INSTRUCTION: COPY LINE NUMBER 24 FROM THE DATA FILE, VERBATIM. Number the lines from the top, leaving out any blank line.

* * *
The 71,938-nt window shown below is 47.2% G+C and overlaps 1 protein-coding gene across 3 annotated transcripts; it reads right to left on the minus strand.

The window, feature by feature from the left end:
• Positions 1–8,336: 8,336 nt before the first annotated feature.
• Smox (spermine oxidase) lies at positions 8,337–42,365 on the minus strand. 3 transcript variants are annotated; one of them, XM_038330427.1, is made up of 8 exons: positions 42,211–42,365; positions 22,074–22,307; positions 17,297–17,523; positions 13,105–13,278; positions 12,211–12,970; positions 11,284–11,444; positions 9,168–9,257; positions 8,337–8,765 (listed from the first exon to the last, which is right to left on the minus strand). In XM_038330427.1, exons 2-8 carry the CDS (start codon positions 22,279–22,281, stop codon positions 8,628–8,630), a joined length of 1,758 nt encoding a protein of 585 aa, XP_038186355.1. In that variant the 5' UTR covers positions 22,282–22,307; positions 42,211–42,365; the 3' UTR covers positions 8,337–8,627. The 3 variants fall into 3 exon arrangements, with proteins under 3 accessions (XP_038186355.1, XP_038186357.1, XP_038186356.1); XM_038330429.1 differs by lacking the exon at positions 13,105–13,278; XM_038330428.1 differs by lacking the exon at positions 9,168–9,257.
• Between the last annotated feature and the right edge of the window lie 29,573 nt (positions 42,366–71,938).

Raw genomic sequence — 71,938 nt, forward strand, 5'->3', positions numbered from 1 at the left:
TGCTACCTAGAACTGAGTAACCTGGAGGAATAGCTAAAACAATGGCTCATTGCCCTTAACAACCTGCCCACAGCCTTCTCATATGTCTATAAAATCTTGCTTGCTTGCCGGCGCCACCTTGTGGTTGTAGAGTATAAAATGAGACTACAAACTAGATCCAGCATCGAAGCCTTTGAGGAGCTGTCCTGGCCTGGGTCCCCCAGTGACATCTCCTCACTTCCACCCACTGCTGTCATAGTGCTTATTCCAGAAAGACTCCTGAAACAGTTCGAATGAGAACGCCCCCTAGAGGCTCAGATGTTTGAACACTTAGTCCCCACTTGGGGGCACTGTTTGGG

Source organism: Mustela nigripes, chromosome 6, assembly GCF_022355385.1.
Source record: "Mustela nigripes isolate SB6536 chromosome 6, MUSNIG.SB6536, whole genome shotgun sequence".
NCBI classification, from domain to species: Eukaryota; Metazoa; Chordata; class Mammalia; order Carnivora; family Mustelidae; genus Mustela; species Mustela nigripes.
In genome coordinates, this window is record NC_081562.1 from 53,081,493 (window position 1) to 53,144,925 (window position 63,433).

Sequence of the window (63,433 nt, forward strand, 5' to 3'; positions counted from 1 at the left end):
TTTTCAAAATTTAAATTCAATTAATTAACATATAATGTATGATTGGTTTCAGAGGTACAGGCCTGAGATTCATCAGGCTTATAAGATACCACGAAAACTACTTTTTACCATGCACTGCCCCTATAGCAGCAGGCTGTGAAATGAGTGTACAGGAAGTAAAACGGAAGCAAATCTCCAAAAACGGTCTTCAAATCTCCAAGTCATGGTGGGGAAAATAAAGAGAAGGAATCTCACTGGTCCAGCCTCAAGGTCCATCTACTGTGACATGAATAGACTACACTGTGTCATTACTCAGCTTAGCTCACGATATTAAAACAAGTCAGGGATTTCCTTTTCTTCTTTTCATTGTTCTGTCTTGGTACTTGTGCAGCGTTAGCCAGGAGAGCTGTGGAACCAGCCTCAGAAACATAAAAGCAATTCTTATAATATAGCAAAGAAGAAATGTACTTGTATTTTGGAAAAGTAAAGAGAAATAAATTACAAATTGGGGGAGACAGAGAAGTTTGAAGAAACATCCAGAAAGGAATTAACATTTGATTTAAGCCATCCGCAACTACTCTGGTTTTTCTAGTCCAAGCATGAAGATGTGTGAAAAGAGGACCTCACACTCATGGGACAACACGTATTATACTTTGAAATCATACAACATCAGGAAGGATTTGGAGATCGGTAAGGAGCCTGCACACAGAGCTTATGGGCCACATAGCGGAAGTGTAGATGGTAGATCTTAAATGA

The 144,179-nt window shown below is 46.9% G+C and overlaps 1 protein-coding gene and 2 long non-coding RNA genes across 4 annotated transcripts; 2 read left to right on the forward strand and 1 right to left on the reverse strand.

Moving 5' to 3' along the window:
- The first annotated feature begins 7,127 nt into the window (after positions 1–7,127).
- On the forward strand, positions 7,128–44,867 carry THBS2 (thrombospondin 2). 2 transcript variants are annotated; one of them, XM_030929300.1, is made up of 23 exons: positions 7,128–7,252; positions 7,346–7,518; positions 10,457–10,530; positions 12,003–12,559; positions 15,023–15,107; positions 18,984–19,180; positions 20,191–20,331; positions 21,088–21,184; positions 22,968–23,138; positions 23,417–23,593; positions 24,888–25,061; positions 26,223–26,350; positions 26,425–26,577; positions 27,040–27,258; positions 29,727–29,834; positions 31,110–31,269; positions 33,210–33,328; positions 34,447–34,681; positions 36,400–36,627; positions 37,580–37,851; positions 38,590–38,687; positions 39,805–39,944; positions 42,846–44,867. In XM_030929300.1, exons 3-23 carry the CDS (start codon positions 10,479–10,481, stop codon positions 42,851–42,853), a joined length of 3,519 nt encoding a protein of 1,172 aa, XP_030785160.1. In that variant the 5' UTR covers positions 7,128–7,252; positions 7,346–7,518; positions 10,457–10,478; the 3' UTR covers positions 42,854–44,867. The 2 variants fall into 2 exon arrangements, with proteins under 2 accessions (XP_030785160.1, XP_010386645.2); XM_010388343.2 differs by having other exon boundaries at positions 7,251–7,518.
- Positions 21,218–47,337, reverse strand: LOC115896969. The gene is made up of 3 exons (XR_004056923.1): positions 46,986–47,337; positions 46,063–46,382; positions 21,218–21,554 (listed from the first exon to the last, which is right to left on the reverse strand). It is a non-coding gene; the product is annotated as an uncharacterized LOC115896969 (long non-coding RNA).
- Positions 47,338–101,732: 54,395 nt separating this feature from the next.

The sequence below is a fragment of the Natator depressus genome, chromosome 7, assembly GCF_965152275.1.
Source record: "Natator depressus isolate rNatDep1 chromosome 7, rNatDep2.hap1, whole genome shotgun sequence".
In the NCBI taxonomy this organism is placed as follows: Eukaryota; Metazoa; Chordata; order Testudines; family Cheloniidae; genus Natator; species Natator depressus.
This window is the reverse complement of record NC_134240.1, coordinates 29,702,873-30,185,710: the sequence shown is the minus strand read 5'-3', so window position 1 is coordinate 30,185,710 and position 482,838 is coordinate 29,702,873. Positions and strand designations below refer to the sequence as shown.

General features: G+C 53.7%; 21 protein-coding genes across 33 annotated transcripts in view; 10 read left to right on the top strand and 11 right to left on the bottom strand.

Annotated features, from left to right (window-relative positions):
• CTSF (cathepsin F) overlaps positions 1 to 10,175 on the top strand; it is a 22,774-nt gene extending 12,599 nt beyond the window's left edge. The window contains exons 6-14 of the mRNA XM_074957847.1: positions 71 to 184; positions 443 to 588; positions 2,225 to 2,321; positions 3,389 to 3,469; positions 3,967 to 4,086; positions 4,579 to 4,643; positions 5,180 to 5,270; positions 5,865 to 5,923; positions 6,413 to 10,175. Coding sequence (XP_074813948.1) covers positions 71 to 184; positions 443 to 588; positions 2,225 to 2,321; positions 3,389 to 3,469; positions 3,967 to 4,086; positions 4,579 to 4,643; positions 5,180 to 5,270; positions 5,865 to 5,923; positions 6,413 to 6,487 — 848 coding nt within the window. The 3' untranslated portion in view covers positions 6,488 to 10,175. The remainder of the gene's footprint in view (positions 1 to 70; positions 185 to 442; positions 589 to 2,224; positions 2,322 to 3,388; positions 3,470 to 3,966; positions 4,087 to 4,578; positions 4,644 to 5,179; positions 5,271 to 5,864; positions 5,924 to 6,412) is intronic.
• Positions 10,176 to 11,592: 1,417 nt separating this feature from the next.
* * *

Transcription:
General features: G+C 53.7%; 21 protein-coding genes across 33 annotated transcripts in view; 10 read left to right on the top strand and 11 right to left on the bottom strand.